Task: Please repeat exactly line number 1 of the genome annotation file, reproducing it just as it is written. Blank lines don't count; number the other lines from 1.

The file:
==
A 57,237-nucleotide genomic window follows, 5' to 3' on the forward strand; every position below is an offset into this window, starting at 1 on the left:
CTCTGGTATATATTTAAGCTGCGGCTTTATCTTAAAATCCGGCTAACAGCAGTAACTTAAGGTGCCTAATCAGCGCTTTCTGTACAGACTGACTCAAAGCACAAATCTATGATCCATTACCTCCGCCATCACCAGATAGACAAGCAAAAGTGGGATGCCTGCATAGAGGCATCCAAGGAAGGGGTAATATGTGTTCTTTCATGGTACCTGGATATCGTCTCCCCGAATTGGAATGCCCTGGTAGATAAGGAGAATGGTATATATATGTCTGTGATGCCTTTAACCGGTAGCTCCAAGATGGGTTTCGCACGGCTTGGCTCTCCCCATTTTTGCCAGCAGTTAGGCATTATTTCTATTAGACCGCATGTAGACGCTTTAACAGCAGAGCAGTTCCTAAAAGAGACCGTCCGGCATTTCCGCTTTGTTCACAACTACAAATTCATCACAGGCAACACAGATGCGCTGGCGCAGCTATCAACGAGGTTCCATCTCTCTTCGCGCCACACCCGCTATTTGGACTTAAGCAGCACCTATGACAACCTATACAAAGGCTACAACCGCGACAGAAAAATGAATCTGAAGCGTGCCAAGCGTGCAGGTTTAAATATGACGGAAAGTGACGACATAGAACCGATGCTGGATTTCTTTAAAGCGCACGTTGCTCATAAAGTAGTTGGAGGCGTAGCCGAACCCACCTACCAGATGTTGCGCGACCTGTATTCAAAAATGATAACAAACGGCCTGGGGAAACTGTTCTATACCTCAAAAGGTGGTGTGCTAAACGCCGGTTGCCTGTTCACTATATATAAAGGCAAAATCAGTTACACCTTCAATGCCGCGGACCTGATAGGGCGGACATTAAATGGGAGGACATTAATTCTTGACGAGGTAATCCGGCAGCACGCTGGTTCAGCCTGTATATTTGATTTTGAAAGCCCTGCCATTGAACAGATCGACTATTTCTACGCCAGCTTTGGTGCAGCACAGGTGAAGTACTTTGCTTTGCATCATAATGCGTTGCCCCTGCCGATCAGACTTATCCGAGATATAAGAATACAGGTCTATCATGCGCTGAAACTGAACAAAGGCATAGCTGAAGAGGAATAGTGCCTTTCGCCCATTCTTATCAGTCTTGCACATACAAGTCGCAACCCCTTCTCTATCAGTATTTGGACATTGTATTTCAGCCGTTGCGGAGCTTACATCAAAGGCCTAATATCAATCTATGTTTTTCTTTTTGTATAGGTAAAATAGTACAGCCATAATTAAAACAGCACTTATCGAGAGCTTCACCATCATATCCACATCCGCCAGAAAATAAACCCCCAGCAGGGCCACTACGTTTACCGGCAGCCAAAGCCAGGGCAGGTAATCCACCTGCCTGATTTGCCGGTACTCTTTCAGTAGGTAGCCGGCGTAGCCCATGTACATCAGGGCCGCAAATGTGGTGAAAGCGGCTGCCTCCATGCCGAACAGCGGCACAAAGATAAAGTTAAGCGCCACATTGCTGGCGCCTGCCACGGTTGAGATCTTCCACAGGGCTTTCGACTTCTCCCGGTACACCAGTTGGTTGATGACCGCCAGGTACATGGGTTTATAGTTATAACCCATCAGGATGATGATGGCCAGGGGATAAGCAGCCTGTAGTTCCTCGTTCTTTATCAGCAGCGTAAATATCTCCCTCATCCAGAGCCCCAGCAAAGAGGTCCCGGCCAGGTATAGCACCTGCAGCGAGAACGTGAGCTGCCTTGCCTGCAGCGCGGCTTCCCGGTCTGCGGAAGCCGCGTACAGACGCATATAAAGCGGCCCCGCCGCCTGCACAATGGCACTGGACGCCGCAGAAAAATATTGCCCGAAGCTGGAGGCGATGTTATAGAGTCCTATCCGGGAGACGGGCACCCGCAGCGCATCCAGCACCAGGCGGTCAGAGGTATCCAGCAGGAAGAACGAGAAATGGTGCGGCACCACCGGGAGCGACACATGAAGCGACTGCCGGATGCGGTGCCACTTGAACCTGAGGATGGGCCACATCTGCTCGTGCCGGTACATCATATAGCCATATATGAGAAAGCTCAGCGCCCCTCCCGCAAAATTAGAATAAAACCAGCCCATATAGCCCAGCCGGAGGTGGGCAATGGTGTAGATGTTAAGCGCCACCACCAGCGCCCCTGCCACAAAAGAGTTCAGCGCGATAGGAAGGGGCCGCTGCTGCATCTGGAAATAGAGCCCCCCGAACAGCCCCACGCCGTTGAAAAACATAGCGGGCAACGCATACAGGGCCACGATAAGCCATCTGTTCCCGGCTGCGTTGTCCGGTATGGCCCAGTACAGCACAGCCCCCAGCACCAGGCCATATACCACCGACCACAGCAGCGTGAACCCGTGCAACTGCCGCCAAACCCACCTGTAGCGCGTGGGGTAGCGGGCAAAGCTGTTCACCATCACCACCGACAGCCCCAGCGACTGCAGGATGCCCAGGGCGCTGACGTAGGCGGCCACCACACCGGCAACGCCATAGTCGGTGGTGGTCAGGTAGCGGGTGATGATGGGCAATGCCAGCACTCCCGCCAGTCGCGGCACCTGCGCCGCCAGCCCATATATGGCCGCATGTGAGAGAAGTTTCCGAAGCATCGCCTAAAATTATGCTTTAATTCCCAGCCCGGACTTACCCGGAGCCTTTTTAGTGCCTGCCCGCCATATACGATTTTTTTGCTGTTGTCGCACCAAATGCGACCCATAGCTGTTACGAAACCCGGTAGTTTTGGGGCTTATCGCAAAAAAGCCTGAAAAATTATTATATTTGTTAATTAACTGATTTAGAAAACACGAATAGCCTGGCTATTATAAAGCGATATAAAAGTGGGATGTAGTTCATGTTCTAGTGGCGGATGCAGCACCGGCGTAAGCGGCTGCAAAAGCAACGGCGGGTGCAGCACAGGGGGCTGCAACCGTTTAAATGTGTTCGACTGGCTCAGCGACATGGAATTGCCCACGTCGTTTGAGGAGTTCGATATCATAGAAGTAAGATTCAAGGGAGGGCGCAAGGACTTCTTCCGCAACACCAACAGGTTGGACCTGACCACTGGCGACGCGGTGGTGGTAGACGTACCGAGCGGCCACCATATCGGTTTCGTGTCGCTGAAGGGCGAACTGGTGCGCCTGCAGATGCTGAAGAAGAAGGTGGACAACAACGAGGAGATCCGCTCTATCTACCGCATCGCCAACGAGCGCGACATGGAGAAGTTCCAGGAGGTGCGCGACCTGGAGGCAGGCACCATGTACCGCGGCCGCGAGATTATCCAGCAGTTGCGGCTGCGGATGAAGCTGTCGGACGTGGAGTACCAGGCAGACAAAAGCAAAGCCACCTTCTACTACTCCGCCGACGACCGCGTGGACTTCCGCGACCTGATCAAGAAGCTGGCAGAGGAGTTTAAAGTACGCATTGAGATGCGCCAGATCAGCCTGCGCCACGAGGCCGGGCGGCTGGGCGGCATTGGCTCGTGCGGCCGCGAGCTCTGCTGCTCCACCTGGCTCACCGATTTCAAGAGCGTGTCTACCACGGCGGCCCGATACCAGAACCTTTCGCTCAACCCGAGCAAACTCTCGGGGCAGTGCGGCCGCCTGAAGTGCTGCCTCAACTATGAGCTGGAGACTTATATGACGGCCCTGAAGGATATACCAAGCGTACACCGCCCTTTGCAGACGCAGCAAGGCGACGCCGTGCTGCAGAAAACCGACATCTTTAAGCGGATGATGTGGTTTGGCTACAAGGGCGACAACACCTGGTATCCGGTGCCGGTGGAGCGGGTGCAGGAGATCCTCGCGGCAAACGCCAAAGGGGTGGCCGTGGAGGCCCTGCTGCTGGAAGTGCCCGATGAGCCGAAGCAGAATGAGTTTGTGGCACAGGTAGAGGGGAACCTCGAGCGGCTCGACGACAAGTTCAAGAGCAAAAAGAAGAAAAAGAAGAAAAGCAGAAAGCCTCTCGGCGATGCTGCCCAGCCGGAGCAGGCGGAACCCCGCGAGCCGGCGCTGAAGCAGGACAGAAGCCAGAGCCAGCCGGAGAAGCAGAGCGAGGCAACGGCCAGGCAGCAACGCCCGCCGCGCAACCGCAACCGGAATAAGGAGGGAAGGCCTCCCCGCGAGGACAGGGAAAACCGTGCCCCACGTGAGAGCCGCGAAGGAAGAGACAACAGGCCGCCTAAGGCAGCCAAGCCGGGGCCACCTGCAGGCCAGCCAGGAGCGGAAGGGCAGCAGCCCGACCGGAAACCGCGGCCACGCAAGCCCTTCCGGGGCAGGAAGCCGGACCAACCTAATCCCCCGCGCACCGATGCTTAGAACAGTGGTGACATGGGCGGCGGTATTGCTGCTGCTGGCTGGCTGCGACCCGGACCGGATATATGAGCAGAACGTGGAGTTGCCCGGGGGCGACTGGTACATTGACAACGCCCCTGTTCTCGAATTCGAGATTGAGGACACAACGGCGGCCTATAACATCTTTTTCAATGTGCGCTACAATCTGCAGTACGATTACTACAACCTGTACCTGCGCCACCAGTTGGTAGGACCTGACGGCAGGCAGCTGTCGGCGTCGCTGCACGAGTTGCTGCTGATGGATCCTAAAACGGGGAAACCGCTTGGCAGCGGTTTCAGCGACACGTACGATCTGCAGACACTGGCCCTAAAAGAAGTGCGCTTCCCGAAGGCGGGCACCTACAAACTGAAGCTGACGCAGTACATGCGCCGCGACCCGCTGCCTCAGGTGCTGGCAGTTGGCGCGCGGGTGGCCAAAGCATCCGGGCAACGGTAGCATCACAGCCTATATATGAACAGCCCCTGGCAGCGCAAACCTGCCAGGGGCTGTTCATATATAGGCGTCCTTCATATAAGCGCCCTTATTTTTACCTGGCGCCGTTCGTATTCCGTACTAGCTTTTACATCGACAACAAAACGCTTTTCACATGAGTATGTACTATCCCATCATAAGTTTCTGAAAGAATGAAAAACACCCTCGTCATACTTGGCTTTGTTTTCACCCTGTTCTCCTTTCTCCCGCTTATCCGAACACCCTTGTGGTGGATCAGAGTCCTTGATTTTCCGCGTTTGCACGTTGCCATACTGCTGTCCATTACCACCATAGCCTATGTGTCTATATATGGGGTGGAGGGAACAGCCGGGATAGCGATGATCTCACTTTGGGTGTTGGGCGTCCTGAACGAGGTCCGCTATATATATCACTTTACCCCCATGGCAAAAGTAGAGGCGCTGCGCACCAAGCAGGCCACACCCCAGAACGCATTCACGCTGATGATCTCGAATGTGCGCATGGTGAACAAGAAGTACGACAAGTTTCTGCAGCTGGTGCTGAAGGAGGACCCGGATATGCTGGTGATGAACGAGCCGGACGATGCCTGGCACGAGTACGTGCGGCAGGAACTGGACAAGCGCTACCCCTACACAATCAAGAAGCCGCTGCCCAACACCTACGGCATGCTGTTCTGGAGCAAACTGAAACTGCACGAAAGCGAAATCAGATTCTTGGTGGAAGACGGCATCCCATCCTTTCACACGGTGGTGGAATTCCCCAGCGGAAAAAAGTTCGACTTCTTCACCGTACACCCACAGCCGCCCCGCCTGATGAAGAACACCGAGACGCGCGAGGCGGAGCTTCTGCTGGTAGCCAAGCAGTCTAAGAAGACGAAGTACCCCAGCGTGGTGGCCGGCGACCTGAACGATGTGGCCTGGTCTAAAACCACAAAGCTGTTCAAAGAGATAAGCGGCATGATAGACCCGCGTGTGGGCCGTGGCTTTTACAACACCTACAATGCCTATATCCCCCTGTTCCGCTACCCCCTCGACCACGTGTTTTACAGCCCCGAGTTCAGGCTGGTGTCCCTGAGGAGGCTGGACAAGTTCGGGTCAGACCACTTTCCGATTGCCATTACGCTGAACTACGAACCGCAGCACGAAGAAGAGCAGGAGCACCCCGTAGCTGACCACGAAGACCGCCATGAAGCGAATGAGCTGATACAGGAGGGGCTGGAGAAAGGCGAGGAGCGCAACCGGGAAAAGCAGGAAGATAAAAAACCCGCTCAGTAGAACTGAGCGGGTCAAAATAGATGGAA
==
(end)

A 57,237-nucleotide genomic window follows, 5' to 3' on the forward strand; every position below is an offset into this window, starting at 1 on the left: